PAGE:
When she husband was invited to a party with her husband, she dared to wear a gorgeous kimono. She also performed the song “Kojo no Tsuki” in Japanese dance that she had been learning since childhood, and was much applauded by the participants. “Kado (namely, the art of flower arrangement) expresses heaven, earth, and space, not just decorations. Sado (namely, tea ceremony) expresses the heart of a person.” She explained hot.

The dynamics of Japanese culture that she thought at that time became to form the pillars of Miura's “Roclair”.

When she returned to Japan in 1970, Miura lived in Ibaraki City, Osaka and set up an atelier. However, she realized the limitation of expressing her own ideas by delicate stained glass.

“How can I express the feeling to give a deep impression that makes the guests stand transfixed at the artwork?” She was thinking so much that she couldn't sleep at night. At that time, she found a thick pile of glass waste that was thrown away in a trash can at a French glass workshop that I attended an academic meeting with her husband.

Sharp and powerful beauty. As long as there is a material that supports the thick and heavy glass and creates a shadow to make the glow of light stand out.

She remembered the molecular bonds that she once learned in the dyeing method that binds pigments to fibers at the molecular level. She asked her husband to introduce a specialist and asked him to develop a material to support thick glass. A few months later, an “epoxy resin” with the ideal durability and texture and bonded to glass at the molecular level was created.

It was the completion of the technique "Roclair" that expresses the ideal light.

In the studio of Nishinomiya City's glass artist Keiko Miura (76 years old), there is a lump of glass with various nuances. The glass contains countless bubbles that softly refract light like a mist.

Bubbles and color change slightly depending on the ingredients such as silica sand, rare metal, sodium carbonate, etc. which are mixed when making glass and the process temperature.

Of course, these were not at hand from the beginning. She had to create the ideal material by herself. Although Miura established the glass art technique “Roclair”, Miura was struggling to obtain the ideal glass.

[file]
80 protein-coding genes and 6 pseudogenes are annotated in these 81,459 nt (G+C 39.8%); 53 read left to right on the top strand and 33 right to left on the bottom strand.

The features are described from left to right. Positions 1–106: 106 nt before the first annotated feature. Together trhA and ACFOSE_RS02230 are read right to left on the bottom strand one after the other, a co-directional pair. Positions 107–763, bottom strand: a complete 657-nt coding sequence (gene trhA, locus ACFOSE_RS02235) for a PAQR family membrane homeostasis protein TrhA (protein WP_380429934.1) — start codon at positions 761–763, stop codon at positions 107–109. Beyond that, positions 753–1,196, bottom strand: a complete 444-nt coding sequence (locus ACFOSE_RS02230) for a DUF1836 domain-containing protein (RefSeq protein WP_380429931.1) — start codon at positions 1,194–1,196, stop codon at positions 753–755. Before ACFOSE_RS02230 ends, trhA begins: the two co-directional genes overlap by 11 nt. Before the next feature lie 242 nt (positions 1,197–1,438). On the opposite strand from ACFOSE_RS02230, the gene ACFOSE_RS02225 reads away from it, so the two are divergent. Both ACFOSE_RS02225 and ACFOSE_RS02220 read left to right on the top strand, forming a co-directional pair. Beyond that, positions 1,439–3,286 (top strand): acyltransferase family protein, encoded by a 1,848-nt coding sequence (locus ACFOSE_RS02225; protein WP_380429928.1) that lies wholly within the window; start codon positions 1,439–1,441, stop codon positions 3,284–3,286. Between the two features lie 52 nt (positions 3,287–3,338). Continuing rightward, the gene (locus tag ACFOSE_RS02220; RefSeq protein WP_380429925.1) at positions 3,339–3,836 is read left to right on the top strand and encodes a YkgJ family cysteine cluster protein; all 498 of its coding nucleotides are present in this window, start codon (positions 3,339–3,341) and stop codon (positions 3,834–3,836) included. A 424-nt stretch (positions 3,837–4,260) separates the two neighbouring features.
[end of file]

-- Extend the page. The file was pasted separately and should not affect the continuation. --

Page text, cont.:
The chance came in 1978. When she announced “Roclair” at the World Craft Conference held in Kyoto, she voluntarily called for glass production cooperation at the venue. Expectations were weak, but a young German manufacturer responded that he wanted to cooperate.

In the same year she went to Germany. She conveyed the color and shape of the glass that she imagined to the craftsmen, and drew a pattern on the hot glass.

The appearance of Miura with a delicate body using her whole body to desperately explain the ideal glass must have hit the hearts of craftsmen. "How many seconds have you stopped breathing now and then you drew the pattern?" She wasn't able to respond to such a question, but anyway, she managed to make herself understood to everyone and gained great cooperation.

Since then, countless art works have been sent to the world. She has continued to produce with a concentration and passion that she can't notice even if her face is covered with blood from broken glass.

When taking orders, she asks the customers of only the purpose and space characteristics, and follows her intuition regarding design. All the works are one-of-a-kind. The orders range from hospitals, schools, public facilities, to private homes. She is a Christian, but she also made art works for temples. It can be said that Miura's light transcends religion and has a universal shine.

There are fans for Miura all over the world. One example is Yoshiko Mukai (54 years old), who opened a gallery “Jiku 22”, which has more than 10 works by Miura in 2008, in Inagawa town, Hyogo Prefecture. Works that have received sunlight through the windows of the gallery project a bright light pattern on the floor. “It’s wonderful art”.

Now, Miura recalls, “The three roles as wife, mother and artist were worth living.” Every effort was put into everything. The existence of her husband who continued to support and children who she vowed to protect their lives, boosted their energy for creation.

The three children that she raised with all her heart are independent as doctor and company manager, etc.. The husband who served as a professor at Osaka University retired as an emeritus professor.

She herself continues to make energetic productions while passing on the technology to her successors. “The current work has been quietly completed compared to the old days when the energy was violently overflowing. But absolutely this is not the end.”

In the back of a cheerful and gentle smile, a passion for the pursuit of further beauty was revealed.

Keiko Miura Graduated from Doshisha Women's University in March. While in school, she belongs to the art club “Kobushi Art Club” in the university. In 1961, she married university teacher Yoshinori Miura. She went to the United States in 1968 and studied woth stained glass artist Lynn Hobby. In 1972, she established her own glass art, “Roclair”. About 10 works are always on display at the “Jiku 22” gallery in Asahigaoka, Inagawa town, Kawabe-gun, Hyogo Prefecture. She is now President of the Stained Glass Association of Japan.

Create a work by breaking a 25mm thick glass. “If you have concentration, you can do what you want.”

French glass artist couple and Miura couple (center). Often invited from overseas. (Lyon, France)